And I think much of the press has this wrong from the standpoint that they talk about competition between wireless and wired. If you forecast in the future, our vision is for a billion interconnected computers attached to the Internet. The mobile or wireless vision is a billion subscribers who can talk to each other and also have Internet access.

I think we're going to see not competition between wireless and wired connectivity to the Internet, but we're going to see cooperation and the fact that the two will make the Internet even more interesting, more exciting, and grow consumer and business interests in the Internet.

The real challenge here is to have the wired connectivity, with its standards for privacy, connectivity, protocols, security, et cetera, to have that same sort of infrastructure created in the wireless side, and then to have the connectivity between the wireless and wired connectivity.

I think this is a great challenge to not only our industry but to the wireless industry as we move forward. Clearly, multiple contact points to the Internet is going to make it more interesting, more valuable, more exciting to the end user. And just as we've seen the initial handheld devices come out be adjuncts to the PC, I think as we go forward, the wireless and wired connectivity will work together as opposed to being in competition with each other for access points to the Internet.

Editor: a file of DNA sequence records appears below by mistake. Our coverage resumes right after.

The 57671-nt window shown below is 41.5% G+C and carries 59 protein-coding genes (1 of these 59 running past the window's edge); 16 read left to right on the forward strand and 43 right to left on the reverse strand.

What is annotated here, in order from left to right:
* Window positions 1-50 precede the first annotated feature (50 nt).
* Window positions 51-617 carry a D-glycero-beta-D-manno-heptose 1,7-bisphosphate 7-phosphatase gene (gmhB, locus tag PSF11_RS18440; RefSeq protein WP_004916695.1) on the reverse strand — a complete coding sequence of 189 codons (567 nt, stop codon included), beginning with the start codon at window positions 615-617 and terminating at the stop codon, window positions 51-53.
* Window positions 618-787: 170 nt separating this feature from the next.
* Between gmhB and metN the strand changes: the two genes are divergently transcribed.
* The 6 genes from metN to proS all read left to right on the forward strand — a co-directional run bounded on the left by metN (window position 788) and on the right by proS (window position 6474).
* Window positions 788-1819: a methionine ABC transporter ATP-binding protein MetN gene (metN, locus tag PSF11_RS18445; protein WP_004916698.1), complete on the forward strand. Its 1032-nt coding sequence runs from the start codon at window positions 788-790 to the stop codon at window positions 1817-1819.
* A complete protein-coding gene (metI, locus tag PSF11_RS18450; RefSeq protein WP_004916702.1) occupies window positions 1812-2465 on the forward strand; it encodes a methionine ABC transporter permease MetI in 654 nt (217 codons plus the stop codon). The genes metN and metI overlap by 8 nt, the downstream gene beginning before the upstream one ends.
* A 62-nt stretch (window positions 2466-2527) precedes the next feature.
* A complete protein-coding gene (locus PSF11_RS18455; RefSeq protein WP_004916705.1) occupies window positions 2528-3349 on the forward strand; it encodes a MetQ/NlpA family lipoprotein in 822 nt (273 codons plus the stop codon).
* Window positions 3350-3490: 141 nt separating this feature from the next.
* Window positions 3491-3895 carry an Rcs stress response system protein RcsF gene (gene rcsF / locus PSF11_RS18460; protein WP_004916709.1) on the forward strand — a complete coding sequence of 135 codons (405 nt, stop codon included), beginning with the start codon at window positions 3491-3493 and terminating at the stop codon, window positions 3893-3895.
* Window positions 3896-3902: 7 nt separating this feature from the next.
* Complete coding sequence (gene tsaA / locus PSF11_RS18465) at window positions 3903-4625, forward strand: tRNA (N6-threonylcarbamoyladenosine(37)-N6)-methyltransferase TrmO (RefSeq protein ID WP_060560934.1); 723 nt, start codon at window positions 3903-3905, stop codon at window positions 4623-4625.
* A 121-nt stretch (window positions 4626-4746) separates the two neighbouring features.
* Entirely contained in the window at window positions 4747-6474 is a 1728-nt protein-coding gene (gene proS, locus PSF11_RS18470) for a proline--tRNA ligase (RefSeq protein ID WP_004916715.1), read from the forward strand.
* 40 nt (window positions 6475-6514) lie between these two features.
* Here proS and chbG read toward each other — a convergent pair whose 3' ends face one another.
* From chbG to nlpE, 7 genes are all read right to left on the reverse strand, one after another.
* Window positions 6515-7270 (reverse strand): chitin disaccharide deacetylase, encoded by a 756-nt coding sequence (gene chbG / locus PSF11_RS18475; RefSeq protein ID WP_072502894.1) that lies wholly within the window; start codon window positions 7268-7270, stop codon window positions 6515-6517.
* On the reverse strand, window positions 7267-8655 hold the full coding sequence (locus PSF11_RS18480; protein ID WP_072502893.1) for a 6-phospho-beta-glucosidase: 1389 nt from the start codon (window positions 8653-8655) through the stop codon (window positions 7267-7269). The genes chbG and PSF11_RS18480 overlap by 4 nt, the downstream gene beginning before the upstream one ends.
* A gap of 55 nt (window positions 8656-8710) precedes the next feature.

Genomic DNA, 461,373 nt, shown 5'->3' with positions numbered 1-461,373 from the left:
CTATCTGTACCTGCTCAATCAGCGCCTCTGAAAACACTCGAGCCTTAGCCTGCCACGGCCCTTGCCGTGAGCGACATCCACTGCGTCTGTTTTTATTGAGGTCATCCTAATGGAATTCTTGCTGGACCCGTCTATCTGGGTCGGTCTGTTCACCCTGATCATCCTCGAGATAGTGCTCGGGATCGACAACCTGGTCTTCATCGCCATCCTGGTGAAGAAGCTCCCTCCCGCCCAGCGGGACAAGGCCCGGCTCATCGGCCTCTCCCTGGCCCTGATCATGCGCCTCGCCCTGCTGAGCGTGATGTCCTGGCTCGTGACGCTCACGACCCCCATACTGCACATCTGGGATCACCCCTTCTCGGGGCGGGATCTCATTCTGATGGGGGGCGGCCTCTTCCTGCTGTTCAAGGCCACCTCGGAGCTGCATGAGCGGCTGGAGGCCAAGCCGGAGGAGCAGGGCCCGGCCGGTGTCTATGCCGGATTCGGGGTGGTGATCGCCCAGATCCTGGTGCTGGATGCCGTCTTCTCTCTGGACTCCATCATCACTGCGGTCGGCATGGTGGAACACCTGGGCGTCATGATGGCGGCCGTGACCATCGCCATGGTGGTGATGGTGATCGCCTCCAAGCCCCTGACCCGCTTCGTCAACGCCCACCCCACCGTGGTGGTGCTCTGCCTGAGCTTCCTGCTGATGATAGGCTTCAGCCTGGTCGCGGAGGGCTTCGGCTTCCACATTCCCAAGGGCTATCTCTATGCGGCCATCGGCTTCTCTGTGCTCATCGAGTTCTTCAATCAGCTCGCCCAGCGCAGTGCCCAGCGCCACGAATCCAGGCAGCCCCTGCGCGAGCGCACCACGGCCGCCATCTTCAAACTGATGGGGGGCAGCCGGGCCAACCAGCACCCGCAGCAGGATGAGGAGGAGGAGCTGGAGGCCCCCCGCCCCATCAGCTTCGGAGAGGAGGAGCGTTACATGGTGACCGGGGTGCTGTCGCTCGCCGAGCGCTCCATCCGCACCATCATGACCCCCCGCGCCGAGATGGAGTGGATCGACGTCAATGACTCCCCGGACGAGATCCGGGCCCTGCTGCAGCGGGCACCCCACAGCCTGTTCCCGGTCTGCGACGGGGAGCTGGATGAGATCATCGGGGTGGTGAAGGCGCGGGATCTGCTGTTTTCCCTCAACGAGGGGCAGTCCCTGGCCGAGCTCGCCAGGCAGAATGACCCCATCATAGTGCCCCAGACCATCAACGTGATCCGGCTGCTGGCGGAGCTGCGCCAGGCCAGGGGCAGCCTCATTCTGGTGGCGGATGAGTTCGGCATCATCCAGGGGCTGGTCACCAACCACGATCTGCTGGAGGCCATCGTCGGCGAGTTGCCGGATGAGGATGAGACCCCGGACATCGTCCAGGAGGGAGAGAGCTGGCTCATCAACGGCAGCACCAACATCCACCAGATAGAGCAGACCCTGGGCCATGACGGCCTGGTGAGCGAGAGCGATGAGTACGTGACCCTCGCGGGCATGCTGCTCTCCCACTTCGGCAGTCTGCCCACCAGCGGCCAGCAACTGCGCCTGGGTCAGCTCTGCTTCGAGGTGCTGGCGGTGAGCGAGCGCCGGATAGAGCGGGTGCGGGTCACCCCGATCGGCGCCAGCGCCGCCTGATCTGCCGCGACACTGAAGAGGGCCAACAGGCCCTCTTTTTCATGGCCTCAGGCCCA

And that concept of standards, interoperability standards between wireless and wired connectivity, I think is very important, especially when you look at today's infrastructure for the Internet as we know it.

That infrastructure is really a horizontal infrastructure or a modular concept. And I've just simplified that very much in this graphic. We can talk about hardware, networking, software and solutions, and in fact, each one of these horizontal layers is a topic of the key notes and many of the sessions that we'll have add IDF this week.

We can talk about hardware, and hardware is, in fact, servers and server appliances built off a common infrastructure, common architecture with common interfaces. We can talk about networking, and networking is the ability to tie into the Internet or into any network anywhere, anytime, from anyplace. So you want interoperability and modular characteristics there with open interfaces.

We can talk about software and the necessity for software to play. My software has to play with your software who has to play with her software. And so we have to have this open network with the capability of many different suppliers of software interacting together. The dot-net proposed by Microsoft I think is a good example of this.

And if we look at the solutions today, solutions are not crafted by any one company. They're drafted by software applications from a variety of vendors running on different hardware from a variety of vendors running on different networks.

So if we look at the Internet, it's really this modular array of building blocks. And our task, our collective task, is to make those building blocks play together simply, effectively, and seamlessly.